The school buses usually rolled into the grounds of the Hawley School around 8:30 a.m., carrying dozens of elementary school children.
But today, the grounds were empty of students, teachers and staff -- as were the six other public schools in this town where the unimaginable happened.
The yellow buses were replaced with black vans with tinted windows carrying friends and family. They pulled up outside the town's only funeral home as Newtown buried the first of its slain youth.
A steady stream of mourners strolled down Main Street. Dads in black trench coats held the hands of their wives, their boys dressed in coats and ties, their girls in dress pants.
They walked, heads bowed, to the Honan Funeral Home, a white colonial house where people have helped bury Newtown's dead since 1903. They tried to ignore the chaotic scene outside: the black vans, police cars and TV news satellite trucks.
This was another new day in Newtown, the first weekday since the massacre at Sandy Hook Elementary School. Sunday night's interfaith service was over. President Barack Obama was back in Washington. Schools were closed.
What can you say? How can you explain this heinous act on the nation's most innocent?
Christmas presents, already wrapped and under the tree, will go unopened next week. Siblings will miss their brothers and sisters for the rest of their lives. And the very fabric of a quaint New England community has been altered. Forever.
We have to do better ...
Those were the words of the president as he spoke to the community and the nation. A refrain that's now become a mantra in town. A statement so powerful it evokes tears from moms, dads, grandparents who repeat it.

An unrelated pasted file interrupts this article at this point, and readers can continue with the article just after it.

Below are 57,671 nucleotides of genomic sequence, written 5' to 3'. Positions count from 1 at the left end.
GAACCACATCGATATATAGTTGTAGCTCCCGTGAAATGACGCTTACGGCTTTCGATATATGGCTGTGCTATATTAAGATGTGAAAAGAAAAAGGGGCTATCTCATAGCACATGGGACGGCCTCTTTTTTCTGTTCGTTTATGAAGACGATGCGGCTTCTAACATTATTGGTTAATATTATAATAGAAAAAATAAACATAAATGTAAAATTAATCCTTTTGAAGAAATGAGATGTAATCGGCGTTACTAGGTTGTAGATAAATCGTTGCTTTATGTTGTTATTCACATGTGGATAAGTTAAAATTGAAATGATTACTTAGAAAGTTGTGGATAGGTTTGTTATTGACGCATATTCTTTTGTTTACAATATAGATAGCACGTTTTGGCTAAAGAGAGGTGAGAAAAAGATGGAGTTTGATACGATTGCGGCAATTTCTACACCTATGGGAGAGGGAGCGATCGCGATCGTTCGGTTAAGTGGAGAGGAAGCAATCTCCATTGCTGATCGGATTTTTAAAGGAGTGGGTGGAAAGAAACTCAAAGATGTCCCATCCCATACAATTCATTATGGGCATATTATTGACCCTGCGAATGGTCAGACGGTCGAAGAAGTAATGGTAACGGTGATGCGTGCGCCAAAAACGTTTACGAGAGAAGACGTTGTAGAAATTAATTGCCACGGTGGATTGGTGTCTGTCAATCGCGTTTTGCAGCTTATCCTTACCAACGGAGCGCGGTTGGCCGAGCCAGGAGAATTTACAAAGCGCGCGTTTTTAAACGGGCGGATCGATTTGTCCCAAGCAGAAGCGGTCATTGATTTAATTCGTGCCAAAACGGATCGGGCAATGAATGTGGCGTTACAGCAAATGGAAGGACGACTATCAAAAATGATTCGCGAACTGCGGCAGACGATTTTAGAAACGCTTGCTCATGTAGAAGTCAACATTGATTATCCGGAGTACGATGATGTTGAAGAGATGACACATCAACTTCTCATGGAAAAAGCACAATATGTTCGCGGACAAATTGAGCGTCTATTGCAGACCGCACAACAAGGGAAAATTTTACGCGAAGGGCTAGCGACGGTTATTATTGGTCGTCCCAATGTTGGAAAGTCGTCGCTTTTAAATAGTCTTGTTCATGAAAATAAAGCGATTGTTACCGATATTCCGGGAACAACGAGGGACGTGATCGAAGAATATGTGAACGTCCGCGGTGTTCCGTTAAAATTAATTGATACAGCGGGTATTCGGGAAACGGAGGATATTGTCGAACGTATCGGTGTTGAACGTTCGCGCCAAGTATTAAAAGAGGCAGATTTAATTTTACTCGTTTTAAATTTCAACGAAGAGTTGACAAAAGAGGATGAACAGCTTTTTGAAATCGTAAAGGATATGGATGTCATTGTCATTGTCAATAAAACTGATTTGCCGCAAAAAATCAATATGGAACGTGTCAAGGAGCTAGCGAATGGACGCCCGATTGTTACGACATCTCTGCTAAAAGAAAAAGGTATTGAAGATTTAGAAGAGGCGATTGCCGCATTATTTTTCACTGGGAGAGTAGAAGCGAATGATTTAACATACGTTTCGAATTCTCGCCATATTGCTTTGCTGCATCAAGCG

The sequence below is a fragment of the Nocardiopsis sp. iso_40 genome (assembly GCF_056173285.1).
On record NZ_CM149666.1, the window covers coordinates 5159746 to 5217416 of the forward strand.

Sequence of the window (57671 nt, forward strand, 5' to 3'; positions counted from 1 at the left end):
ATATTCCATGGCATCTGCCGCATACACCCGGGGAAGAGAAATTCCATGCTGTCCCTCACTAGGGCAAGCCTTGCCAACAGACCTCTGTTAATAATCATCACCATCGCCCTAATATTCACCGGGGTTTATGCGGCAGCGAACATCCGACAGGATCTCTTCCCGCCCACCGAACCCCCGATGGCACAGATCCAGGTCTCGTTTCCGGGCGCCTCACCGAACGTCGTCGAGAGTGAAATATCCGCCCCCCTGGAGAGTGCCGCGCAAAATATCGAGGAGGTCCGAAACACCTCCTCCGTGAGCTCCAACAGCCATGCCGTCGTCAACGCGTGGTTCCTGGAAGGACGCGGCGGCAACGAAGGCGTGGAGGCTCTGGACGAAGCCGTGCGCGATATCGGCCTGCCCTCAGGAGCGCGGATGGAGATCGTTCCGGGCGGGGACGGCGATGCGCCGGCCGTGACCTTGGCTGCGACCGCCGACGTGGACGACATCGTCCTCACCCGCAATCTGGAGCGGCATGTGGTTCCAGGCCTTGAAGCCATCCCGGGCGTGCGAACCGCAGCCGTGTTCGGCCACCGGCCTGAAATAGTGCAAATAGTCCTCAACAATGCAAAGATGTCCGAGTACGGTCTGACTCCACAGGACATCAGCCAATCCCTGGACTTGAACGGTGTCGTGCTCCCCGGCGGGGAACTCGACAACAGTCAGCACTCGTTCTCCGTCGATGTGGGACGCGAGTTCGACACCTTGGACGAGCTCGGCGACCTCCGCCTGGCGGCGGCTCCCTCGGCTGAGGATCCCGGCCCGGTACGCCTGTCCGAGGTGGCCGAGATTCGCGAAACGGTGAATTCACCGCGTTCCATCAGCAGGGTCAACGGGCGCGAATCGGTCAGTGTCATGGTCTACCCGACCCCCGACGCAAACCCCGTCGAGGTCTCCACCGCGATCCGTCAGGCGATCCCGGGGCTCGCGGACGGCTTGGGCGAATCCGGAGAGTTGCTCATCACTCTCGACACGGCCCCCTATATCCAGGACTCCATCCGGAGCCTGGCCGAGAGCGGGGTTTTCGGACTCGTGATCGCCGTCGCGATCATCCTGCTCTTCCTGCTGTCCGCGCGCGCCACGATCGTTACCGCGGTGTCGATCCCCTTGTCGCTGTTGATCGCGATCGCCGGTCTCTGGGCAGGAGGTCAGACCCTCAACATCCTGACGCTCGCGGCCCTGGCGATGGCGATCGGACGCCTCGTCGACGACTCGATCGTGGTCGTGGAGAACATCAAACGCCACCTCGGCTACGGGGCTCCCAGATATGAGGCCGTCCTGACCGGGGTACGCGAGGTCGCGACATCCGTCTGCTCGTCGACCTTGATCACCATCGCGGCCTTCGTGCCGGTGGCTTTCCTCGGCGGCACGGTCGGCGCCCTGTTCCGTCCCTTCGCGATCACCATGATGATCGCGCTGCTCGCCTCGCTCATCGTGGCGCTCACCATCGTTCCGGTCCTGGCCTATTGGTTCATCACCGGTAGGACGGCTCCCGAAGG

And it's true.
Twenty-six dead -- 20 children, all aged 6 and 7.
It's unfathomable. And also so real, here.
Every hour or so, a police car or ambulance or fire engine roars down Main Street with its sirens blaring.
Residents shudder. Oh, no, what now?
Reporters, their eyes swollen from shedding their own tears, struggle to ask questions. Residents understand.
Newtown on Monday bid farewell to two 6-year-old boys: Jack Pinto, whose love of sports ran the gamut, but none so deep as football; and his classmate, Noah Pozner, whose family said he could get what he wanted just by batting his long eyelashes.
It's just the beginning of a long healing process, a realization that the normalcy residents awoke to last Friday will never return.
Many flocked to the Newtown General Store, a deli that has long served as a hub of community activity. Among its specialty sandwiches is The Sandy Hook, hot roast beef with bacon, melted cheddar and ranch dressing.
Bob Jacobs, a father of four young children, brought two of his sons to the sandwich shop after paying their respects at Jack Pinto's funeral.
Peace on this day, he said, was "just having the kids come in the bed with you in the morning. ... That's when it's all kind of normal."
"It's weird because you'll run into things that will remind you of before the tragedy happened and it feels like a normal day," he said. "And then, you'll run into things that remind you of what happened."
Members of the news media are everywhere, as are police officers. The deli provided a respite from the madness.
The tentacles of what happened touch everyone in the community. Jacobs' children don't attend Sandy Hook, but they're still directly affected.
One of his boys is a close friend of Jack Pinto's brother. His 7-year-old daughter had dance class with three of the girls who were killed. He and his wife are part of a dinner club with parents of another slain child.